On 10 May 1890, Captain George Christian Karran stepped down as captain after six voyages, lever took command as the new captain of Lady Elizabeth. In January 1906, Lady Elizabeth was sold to the Norwegian company Skibasaktieselskabet of Sundet, during Captain Julius Hoigh’s command of the ship, two crew members went missing after suffering from malarial fever. Lady Elizabeth left Callao, Peru with a crew that included several Finns on 26 September, just after leaving port, one of the Finns, a man named Granquiss, became ill. Captain Hoigh diagnosed his condition as malarial fever, a few days later, another Finnish crewman, Haparanta by name, became ill with malarial fever. A third crew member complained of feeling ill, but not as severely, the captain prescribed some remedies to help the sick crew members, and they were allowed to walk the deck to get fresh air. A short time later, Granquiss went missing and the crew were unable to locate him on the ship, around 7,00 pm, Captain Hoigh discovered the other sick Finnish crewmember was missing
Florida /ˈflɒrᵻdə/ is a state located in the southeastern region of the United States. It is bordered to the west by the Gulf of Mexico, to the north by Alabama and Georgia, to the east by the Atlantic Ocean, Florida is the 22nd-most extensive, the 3rd-most populous, and the 8th-most densely populated of the U. S. states. Jacksonville is the most populous municipality in the state and is the largest city by area in the contiguous United States, the Miami metropolitan area is Floridas most populous urban area. The city of Tallahassee is the state capital, much of the state is at or near sea level and is characterized by sedimentary soil. The climate varies from subtropical in the north to tropical in the south, the American alligator, American crocodile, Florida panther, and manatee can be found in the Everglades National Park. It was a location of the Seminole Wars against the Native Americans. Today, Florida is distinctive for its large Cuban expatriate community and high population growth, the states economy relies mainly on tourism and transportation, which developed in the late 19th century.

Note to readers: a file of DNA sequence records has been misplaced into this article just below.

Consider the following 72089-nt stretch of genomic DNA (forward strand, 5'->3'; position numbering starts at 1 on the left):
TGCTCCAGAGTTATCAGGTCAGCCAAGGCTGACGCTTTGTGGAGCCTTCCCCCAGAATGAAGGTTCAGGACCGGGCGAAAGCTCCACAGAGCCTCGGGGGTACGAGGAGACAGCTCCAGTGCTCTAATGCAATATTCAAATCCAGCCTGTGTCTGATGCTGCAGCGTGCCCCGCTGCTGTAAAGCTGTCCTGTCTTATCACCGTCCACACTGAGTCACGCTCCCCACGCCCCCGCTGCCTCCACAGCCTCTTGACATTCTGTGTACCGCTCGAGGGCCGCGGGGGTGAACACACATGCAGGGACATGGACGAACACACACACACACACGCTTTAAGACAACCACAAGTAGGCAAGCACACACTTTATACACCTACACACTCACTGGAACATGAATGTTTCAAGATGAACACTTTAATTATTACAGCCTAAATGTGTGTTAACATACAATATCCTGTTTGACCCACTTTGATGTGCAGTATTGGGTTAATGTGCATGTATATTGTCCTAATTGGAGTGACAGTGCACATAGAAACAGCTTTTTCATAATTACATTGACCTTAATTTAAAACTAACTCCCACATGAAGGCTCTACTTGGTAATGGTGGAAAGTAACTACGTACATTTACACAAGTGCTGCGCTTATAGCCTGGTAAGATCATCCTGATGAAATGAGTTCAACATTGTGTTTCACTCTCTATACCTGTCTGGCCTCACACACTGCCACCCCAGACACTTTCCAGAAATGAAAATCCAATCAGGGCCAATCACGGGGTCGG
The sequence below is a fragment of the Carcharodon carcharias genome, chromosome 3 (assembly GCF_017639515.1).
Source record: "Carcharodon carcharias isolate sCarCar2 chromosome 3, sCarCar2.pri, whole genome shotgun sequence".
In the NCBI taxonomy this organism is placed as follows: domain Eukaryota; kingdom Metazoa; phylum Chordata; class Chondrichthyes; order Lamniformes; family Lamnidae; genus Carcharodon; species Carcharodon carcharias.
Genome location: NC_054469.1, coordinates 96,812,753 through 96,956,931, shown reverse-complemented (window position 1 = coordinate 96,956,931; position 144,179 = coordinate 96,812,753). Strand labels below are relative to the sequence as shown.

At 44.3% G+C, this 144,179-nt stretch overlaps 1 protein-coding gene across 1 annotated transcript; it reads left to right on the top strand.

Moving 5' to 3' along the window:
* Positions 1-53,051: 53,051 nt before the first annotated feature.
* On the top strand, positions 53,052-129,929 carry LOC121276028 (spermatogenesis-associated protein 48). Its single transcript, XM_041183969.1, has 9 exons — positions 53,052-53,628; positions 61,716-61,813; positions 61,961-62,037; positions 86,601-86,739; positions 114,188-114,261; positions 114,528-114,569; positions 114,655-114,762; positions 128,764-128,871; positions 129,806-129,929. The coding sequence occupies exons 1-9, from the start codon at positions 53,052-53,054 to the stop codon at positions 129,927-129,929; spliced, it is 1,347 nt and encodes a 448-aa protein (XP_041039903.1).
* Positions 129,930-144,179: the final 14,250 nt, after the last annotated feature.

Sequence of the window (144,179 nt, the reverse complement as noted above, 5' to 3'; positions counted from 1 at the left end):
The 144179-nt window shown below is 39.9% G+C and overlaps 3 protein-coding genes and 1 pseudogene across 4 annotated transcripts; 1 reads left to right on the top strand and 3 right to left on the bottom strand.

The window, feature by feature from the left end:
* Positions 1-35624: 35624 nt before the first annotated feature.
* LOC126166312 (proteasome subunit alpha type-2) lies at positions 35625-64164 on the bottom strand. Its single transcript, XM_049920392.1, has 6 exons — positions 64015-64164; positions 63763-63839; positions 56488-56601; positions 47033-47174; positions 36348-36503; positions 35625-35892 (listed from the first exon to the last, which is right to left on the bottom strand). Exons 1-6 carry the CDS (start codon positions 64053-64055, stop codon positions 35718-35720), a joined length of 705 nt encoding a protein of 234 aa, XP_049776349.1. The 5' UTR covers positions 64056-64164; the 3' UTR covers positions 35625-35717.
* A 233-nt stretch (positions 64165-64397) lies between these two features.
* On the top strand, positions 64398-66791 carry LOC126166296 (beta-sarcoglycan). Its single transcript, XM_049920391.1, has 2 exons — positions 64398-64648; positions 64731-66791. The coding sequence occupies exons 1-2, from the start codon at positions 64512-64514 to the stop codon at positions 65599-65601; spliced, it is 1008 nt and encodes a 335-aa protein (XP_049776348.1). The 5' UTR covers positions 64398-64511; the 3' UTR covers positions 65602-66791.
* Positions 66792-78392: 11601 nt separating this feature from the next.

Florida is renowned for amusement parks, orange crops, the Kennedy Space Center, Florida has attracted many writers such as Marjorie Kinnan Rawlings, Ernest Hemingway and Tennessee Williams, and continues to attract celebrities and athletes. It is internationally known for golf, auto racing, by the 16th century, the earliest time for which there is a historical record, major Native American groups included the Apalachee, the Timucua, the Ais, the Tocobaga, the Calusa and the Tequesta. Florida was the first part of the continental United States to be visited and settled by Europeans, the earliest known European explorers came with the Spanish conquistador Juan Ponce de León. Ponce de León spotted and landed on the peninsula on April 2,1513 and he named the region La Florida. The story that he was searching for the Fountain of Youth is a myth, in May 1539, Conquistador Hernando de Soto skirted the coast of Florida, searching for a deep harbor to land. He described seeing a wall of red mangroves spread mile after mile, some reaching as high as 70 feet.
Very soon, many smokes appeared along the whole coast, billowing against the sky, the Spanish introduced Christianity, horses, the Spanish language, and more to Florida. Both the Spanish and French established settlements in Florida, with varying degrees of success, in 1559, Don Tristán de Luna y Arellano established a settlement at present-day Pensacola, making it the first attempted settlement in Florida, but it was abandoned by 1561. Spain maintained tenuous control over the region by converting the tribes to Christianity. The area of Spanish Florida diminished with the establishment of English settlements to the north, the English attacked St. Augustine, burning the city and its cathedral to the ground several times. Florida attracted numerous Africans and African-Americans from adjacent British colonies who sought freedom from slavery, in 1738, Governor Manuel de Montiano established Fort Gracia Real de Santa Teresa de Mose near St